6 Dumbest Things on Wall Street: March 6


AIG Goes Postal

Here's a Five Dumbest riddle: What is government-backed, costs 42 cents and continues to take a licking?

No, not a postage stamp. It's a share of AIG.

The American International Group (Stock Quote: AIG), once the world's largest insurer, set a new record Monday when it reported a fourth-quarter loss of $61.7 billion, the largest in corporate history. For the full year of 2008, AIG reported a loss of $99.3 billion, or $37.84 a share, as it felt the brunt of continued "severe" credit market deterioration and charges related to its restructuring.

AIG shares closed at 42 cents Monday, or the price of a single first-class postage stamp, down more than 99% from a year ago.

Not to worry though, AIG chieftains. As a reward for your monumentally poor performance, another big, fat government check is already in the mail.

The Treasury Department announced Monday the creation of a new $30 billion equity capital facility in exchange for noncumulative preferred stock in AIG. This latest handout comes on top of the $150 billion it has already lent the insurer. The Treasury and the Federal Reserve also outlined a massive restructuring plan for AIG's existing debt, easing up on terms and accepting payment in the form of preferred stakes in relatively healthy subsidiaries.

The action by the Treasury and Fed marks the fourth time the government has stepped in to help AIG since its initial lifeline in September 2008. In a joint statement, the agencies say their latest restructuring plan is designed to "stabilize this systemically important company" until it can slim it down by selling off parts.

In other words, AIG remains too big to fail even now that its 78% owned by the federal government. And neither snow, nor rain, nor heat, nor gloom of night will keep more rounds of taxpayer dollars from being delivered into this financial black hole.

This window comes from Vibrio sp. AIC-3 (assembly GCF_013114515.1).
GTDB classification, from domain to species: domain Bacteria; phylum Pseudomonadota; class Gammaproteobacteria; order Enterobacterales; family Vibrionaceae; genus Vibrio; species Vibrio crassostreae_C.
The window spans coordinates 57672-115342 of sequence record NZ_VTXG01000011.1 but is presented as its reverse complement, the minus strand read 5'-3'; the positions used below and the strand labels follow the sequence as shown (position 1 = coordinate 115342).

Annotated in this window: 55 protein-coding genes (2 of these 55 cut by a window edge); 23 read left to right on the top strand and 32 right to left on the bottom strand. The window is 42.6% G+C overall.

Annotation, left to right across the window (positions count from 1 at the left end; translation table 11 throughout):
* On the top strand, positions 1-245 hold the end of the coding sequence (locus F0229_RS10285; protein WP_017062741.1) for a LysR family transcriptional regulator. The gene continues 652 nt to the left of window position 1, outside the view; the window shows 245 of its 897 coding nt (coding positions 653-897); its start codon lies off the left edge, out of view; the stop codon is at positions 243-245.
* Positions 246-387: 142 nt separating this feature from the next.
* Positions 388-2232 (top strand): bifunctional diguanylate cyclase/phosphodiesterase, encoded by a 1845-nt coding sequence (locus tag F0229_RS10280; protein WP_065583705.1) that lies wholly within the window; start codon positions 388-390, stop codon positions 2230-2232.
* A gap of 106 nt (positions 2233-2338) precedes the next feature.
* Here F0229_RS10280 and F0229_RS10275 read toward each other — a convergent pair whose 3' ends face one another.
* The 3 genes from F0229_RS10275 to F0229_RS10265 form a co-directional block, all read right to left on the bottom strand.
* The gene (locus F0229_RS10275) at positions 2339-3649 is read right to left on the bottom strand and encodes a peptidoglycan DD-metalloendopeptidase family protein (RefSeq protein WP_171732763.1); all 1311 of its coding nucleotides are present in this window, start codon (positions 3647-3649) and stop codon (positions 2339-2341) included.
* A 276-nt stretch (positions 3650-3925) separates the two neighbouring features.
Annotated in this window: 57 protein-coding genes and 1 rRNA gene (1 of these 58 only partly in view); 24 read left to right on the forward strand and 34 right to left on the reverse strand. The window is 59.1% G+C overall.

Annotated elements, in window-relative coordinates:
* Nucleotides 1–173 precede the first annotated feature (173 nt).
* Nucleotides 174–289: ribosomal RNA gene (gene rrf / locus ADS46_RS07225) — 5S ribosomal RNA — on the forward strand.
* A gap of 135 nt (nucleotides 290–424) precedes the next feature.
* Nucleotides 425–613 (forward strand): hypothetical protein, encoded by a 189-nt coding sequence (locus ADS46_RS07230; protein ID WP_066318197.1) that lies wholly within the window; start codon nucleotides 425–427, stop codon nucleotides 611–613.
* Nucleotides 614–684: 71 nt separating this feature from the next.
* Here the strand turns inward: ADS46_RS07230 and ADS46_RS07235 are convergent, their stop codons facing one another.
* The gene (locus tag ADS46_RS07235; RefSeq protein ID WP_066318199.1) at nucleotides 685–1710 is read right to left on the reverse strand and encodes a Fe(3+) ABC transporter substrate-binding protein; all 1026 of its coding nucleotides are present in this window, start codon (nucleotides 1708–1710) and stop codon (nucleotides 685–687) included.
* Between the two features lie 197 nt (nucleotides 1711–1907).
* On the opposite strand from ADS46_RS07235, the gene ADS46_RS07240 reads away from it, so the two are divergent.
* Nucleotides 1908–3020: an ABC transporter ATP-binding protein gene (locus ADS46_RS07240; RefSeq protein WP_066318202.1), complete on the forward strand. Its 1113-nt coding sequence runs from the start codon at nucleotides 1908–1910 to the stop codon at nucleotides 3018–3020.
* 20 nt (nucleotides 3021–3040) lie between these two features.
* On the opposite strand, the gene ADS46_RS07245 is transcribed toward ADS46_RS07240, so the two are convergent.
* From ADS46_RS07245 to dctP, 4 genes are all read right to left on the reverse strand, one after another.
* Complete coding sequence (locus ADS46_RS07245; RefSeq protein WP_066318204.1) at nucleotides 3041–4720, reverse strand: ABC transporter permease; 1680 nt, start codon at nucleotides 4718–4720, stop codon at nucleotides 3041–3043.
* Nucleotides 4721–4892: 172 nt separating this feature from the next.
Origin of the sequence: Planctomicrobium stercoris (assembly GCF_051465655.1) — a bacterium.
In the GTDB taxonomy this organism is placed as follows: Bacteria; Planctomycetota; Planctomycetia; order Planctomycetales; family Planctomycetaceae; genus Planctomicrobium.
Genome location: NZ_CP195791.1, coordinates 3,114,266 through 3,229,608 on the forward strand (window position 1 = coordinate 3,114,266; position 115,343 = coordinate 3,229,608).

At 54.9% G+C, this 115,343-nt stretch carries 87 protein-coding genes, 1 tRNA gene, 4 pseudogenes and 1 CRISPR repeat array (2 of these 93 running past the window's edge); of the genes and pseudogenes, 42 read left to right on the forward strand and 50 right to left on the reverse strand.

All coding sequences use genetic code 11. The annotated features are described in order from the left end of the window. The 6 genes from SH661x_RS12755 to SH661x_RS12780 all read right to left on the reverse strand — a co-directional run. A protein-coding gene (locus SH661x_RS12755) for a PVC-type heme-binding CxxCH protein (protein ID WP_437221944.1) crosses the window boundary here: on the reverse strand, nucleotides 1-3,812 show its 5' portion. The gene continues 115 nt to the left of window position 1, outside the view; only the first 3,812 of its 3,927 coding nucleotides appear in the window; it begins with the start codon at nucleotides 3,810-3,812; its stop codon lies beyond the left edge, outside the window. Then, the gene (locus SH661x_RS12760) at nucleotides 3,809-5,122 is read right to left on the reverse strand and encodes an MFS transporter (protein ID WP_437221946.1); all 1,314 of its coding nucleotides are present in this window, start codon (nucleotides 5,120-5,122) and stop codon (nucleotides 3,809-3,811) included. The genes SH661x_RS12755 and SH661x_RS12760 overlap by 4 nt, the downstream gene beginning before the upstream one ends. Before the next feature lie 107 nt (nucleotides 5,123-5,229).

Dumb-o-meter score: 95 -- Like the postman, AIG always rings twice when it needs money. Then it rings again, again and again.



The Oracle's Options

Warren Buffett, much to his credit, is the first guy to tell you when he does something stupid.

Allow us to be the second when we say Buffett's derivatives strategy seems less than sensible even by his own high standards.

The so-called Oracle of Omaha owned up to some pretty big blunders in Berkshire Hathaway's 2008 annual report (Stock Quote: BRK.A) released last Saturday. In his widely read letter to shareholders, Buffett admitted doing "some dumb things in investments" last year, most notably buying a chunk of ConocoPhillips stock (Stock Quote: COP) when oil and gas prices were near their peak, as well as shelling out $244 million for shares of two Irish banks now valued on his books at just $27 million.

"The tennis crowd would call my mistakes 'unforced errors,'" Buffett wrote about those particular money-losing episodes.

Overall, Berkshire's 2008 net income of $4.99 billion, or $3,224 per Class A share, was down 62% from last year. Buffett estimates Berkshire's book value—assets minus liabilities—declined 9.6% to $70,530 per share in 2008, the biggest drop since he took control of the company in 1965.

It's not a few faulty stock selections, however, that earned him a spot on our Dumbest list. Buffett has more than enough goodwill to overcome a few stock picks gone sour in a market gone mad.

No, it's the options portion of his portfolio that has us nonplussed. We can't stop wondering why a guy who preaches against options as "financial weapons of mass destruction" and "time bombs" keeps using more and more of them.

So far, Berkshire has sold more than $37 billion worth of equity put contracts covering the S&P 500 and three foreign stock indices, exercisable only when they expire, between 2019 and 2027. The options buyer will make money only if stock prices on the expiration date are below their level on the day when the contract was written. In the meantime, Buffett gets to use options premiums totaling $4.9 billion to invest as he pleases.

Put simply, Buffett, a long-term optimist on America's economy, is betting that stock prices will rise over the next decade or two.

Unfortunately, Buffett's timing could not have been worse, and the bets have been a short-term nightmare. As a result, Buffett had to post a mark-to-market loss of $5.1 billion on these contracts, dragging down his overall results.